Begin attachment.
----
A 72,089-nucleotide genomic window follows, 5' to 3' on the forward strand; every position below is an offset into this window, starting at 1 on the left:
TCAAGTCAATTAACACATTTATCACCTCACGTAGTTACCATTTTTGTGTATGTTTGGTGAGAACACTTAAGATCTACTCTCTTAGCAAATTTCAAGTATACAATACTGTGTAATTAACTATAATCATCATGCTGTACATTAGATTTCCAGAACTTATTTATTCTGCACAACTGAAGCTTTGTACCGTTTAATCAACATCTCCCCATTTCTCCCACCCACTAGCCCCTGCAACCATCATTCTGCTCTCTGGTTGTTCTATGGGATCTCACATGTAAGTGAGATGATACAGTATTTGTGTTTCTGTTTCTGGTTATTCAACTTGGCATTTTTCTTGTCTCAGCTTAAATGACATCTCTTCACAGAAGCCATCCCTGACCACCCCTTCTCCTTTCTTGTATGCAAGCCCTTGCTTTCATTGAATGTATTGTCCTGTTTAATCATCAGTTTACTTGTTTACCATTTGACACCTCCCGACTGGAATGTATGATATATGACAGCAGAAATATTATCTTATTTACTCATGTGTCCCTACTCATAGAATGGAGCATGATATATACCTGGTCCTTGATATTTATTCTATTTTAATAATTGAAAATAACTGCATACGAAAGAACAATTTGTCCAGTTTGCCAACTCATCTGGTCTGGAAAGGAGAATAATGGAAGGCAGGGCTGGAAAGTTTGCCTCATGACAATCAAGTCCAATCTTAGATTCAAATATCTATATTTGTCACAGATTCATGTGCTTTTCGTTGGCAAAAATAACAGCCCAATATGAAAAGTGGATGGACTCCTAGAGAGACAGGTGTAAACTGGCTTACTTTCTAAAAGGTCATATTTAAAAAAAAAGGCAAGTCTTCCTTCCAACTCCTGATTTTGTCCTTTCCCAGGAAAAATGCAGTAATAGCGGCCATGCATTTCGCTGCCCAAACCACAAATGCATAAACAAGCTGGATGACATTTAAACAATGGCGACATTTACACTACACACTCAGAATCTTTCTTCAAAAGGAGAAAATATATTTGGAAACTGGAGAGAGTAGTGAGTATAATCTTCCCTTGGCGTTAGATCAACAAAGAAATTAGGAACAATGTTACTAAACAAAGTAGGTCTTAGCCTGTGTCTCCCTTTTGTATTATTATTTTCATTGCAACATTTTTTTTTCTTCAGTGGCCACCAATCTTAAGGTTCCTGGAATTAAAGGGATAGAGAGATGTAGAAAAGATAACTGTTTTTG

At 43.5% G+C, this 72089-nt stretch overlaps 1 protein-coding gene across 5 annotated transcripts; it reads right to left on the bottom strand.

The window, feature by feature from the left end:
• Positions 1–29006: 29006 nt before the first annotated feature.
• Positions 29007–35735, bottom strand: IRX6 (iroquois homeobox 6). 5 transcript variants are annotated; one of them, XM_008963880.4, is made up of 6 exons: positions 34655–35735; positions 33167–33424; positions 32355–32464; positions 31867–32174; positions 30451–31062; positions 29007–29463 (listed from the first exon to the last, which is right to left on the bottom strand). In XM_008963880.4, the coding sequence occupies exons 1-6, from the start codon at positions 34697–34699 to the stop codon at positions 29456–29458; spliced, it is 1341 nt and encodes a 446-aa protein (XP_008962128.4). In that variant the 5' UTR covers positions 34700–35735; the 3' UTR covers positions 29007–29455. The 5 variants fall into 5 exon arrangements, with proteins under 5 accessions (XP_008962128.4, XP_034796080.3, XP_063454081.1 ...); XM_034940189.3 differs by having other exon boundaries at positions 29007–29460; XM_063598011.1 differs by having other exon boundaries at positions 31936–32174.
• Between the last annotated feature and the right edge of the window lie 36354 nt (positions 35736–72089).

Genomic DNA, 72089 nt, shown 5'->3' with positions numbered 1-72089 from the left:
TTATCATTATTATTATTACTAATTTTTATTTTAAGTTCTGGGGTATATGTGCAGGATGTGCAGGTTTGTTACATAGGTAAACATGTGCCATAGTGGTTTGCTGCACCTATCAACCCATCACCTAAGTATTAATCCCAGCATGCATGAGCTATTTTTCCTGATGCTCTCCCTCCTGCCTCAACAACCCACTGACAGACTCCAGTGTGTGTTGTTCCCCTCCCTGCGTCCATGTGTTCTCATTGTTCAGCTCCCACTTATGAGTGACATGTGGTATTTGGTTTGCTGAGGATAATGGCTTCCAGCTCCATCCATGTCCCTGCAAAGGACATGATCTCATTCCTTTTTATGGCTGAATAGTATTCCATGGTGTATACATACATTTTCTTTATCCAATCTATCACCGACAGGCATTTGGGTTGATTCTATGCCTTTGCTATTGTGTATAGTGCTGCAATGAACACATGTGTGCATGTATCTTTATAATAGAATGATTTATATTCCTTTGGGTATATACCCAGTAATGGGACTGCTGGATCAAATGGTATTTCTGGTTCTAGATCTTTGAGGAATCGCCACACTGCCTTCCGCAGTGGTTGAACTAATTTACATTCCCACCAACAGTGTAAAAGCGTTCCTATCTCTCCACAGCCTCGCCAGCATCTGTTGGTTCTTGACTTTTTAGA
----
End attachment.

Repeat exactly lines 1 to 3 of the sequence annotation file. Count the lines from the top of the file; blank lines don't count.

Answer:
A 72,089-nucleotide genomic window follows, 5' to 3' on the forward strand; every position below is an offset into this window, starting at 1 on the left:
TCAAGTCAATTAACACATTTATCACCTCACGTAGTTACCATTTTTGTGTATGTTTGGTGAGAACACTTAAGATCTACTCTCTTAGCAAATTTCAAGTATACAATACTGTGTAATTAACTATAATCATCATGCTGTACATTAGATTTCCAGAACTTATTTATTCTGCACAACTGAAGCTTTGTACCGTTTAATCAACATCTCCCCATTTCTCCCACCCACTAGCCCCTGCAACCATCATTCTGCTCTCTGGTTGTTCTATGGGATCTCACATGTAAGTGAGATGATACAGTATTTGTGTTTCTGTTTCTGGTTATTCAACTTGGCATTTTTCTTGTCTCAGCTTAAATGACATCTCTTCACAGAAGCCATCCCTGACCACCCCTTCTCCTTTCTTGTATGCAAGCCCTTGCTTTCATTGAATGTATTGTCCTGTTTAATCATCAGTTTACTTGTTTACCATTTGACACCTCCCGACTGGAATGTATGATATATGACAGCAGAAATATTATCTTATTTACTCATGTGTCCCTACTCATAGAATGGAGCATGATATATACCTGGTCCTTGATATTTATTCTATTTTAATAATTGAAAATAACTGCATACGAAAGAACAATTTGTCCAGTTTGCCAACTCATCTGGTCTGGAAAGGAGAATAATGGAAGGCAGGGCTGGAAAGTTTGCCTCATGACAATCAAGTCCAATCTTAGATTCAAATATCTATATTTGTCACAGATTCATGTGCTTTTCGTTGGCAAAAATAACAGCCCAATATGAAAAGTGGATGGACTCCTAGAGAGACAGGTGTAAACTGGCTTACTTTCTAAAAGGTCATATTTAAAAAAAAAGGCAAGTCTTCCTTCCAACTCCTGATTTTGTCCTTTCCCAGGAAAAATGCAGTAATAGCGGCCATGCATTTCGCTGCCCAAACCACAAATGCATAAACAAGCTGGATGACATTTAAACAATGGCGACATTTACACTACACACTCAGAATCTTTCTTCAAAAGGAGAAAATATATTTGGAAACTGGAGAGAGTAGTGAGTATAATCTTCCCTTGGCGTTAGATCAACAAAGAAATTAGGAACAATGTTACTAAACAAAGTAGGTCTTAGCCTGTGTCTCCCTTTTGTATTATTATTTTCATTGCAACATTTTTTTTTCTTCAGTGGCCACCAATCTTAAGGTTCCTGGAATTAAAGGGATAGAGAGATGTAGAAAAGATAACTGTTTTTG

At 43.5% G+C, this 72089-nt stretch overlaps 1 protein-coding gene across 5 annotated transcripts; it reads right to left on the bottom strand.